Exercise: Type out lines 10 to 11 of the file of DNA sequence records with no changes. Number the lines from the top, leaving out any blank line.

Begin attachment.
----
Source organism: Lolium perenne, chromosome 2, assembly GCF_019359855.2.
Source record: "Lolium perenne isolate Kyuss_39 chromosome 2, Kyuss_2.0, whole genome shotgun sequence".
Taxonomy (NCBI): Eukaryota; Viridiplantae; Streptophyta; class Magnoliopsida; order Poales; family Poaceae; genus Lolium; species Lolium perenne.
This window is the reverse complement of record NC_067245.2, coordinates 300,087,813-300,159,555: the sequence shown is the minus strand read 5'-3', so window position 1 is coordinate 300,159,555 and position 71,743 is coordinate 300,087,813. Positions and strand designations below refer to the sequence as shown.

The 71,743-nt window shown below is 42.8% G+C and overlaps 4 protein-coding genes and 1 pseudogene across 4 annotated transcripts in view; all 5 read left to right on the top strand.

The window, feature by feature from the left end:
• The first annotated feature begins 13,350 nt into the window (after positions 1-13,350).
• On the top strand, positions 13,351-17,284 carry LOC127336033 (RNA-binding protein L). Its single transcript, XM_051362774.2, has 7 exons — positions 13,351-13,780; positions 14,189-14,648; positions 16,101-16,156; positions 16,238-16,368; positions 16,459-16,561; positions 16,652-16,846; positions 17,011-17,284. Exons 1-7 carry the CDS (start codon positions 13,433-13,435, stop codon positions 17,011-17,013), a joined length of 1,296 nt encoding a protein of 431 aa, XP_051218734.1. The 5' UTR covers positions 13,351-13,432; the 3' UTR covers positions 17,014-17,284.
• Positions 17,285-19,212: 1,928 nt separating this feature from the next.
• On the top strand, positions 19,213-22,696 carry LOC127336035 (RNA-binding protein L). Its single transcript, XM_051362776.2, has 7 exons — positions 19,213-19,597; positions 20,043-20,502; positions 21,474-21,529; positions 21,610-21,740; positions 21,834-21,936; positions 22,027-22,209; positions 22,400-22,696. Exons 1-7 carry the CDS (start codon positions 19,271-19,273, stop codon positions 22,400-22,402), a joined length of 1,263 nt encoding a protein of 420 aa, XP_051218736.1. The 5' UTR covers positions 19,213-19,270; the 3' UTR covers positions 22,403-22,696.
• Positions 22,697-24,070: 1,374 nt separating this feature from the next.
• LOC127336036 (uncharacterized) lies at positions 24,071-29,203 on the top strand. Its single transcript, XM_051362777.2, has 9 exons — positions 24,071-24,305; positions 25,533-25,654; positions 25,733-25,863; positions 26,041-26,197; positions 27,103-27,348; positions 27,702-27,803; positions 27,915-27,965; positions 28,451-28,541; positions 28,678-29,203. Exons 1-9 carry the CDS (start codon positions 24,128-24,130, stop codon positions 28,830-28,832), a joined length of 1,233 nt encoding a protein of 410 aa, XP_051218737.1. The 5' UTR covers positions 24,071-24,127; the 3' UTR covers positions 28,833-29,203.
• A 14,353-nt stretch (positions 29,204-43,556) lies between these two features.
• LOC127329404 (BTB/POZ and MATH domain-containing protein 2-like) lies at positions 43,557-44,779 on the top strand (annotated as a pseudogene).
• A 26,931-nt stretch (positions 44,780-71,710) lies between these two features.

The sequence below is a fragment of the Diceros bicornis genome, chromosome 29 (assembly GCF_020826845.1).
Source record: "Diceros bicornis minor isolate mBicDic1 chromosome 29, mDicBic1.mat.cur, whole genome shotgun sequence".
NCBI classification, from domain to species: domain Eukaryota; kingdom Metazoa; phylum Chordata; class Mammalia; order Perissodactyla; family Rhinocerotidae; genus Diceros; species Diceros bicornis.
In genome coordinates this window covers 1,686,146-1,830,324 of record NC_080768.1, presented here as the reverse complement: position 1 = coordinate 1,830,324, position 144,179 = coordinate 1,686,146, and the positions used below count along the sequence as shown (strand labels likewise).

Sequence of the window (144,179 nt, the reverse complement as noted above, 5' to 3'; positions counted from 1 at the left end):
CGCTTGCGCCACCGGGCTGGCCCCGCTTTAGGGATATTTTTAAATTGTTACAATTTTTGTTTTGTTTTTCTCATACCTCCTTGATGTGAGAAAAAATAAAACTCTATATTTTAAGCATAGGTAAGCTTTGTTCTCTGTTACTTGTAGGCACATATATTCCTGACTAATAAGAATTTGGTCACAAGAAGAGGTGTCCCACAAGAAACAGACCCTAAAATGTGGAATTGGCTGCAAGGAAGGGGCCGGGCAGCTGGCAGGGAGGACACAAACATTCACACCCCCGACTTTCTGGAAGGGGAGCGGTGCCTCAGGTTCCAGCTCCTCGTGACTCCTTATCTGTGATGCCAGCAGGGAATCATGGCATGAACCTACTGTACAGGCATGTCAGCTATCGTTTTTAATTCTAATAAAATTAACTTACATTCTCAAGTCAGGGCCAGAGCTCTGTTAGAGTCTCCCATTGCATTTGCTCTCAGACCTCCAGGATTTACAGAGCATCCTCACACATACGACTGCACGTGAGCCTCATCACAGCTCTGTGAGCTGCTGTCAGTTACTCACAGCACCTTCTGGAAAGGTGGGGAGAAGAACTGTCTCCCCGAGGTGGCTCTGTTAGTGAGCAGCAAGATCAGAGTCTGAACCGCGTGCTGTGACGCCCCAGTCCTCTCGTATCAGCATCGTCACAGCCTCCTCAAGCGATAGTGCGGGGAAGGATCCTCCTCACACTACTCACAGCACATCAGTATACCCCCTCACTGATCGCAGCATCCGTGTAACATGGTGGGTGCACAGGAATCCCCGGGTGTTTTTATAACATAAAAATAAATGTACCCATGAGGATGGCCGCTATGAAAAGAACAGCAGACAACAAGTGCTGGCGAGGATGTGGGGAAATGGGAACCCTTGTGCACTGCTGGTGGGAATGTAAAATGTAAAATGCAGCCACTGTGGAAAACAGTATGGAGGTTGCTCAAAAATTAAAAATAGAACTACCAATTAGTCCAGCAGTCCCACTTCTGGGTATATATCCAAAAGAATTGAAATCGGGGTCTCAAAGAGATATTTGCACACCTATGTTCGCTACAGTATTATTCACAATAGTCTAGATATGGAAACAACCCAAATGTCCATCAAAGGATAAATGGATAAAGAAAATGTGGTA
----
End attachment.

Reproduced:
• On the top strand, positions 19,213-22,696 carry LOC127336035 (RNA-binding protein L). Its single transcript, XM_051362776.2, has 7 exons — positions 19,213-19,597; positions 20,043-20,502; positions 21,474-21,529; positions 21,610-21,740; positions 21,834-21,936; positions 22,027-22,209; positions 22,400-22,696. Exons 1-7 carry the CDS (start codon positions 19,271-19,273, stop codon positions 22,400-22,402), a joined length of 1,263 nt encoding a protein of 420 aa, XP_051218736.1. The 5' UTR covers positions 19,213-19,270; the 3' UTR covers positions 22,403-22,696.
• Positions 22,697-24,070: 1,374 nt separating this feature from the next.